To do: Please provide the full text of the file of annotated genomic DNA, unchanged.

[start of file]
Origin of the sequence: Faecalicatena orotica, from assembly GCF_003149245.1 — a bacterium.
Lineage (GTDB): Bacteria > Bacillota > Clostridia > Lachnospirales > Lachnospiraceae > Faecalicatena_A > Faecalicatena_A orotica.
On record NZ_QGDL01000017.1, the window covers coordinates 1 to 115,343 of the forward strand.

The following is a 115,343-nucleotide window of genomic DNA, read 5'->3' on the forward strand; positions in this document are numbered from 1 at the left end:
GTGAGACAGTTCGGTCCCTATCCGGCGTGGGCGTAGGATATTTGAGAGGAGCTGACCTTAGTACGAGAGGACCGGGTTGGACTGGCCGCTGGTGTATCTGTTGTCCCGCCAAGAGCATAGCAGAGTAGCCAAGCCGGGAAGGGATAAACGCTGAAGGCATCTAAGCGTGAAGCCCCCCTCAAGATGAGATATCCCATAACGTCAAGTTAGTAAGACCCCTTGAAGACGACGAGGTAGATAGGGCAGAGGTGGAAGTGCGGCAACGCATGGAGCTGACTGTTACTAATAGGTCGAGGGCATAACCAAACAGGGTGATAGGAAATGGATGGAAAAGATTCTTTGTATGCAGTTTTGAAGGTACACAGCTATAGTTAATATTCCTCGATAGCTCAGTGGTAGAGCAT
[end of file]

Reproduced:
Origin of the sequence: Faecalicatena orotica, from assembly GCF_003149245.1 — a bacterium.
Lineage (GTDB): Bacteria > Bacillota > Clostridia > Lachnospirales > Lachnospiraceae > Faecalicatena_A > Faecalicatena_A orotica.
On record NZ_QGDL01000017.1, the window covers coordinates 1 to 115,343 of the forward strand.

The following is a 115,343-nucleotide window of genomic DNA, read 5'->3' on the forward strand; positions in this document are numbered from 1 at the left end:
GTGAGACAGTTCGGTCCCTATCCGGCGTGGGCGTAGGATATTTGAGAGGAGCTGACCTTAGTACGAGAGGACCGGGTTGGACTGGCCGCTGGTGTATCTGTTGTCCCGCCAAGAGCATAGCAGAGTAGCCAAGCCGGGAAGGGATAAACGCTGAAGGCATCTAAGCGTGAAGCCCCCCTCAAGATGAGATATCCCATAACGTCAAGTTAGTAAGACCCCTTGAAGACGACGAGGTAGATAGGGCAGAGGTGGAAGTGCGGCAACGCATGGAGCTGACTGTTACTAATAGGTCGAGGGCATAACCAAACAGGGTGATAGGAAATGGATGGAAAAGATTCTTTGTATGCAGTTTTGAAGGTACACAGCTATAGTTAATATTCCTCGATAGCTCAGTGGTAGAGCAT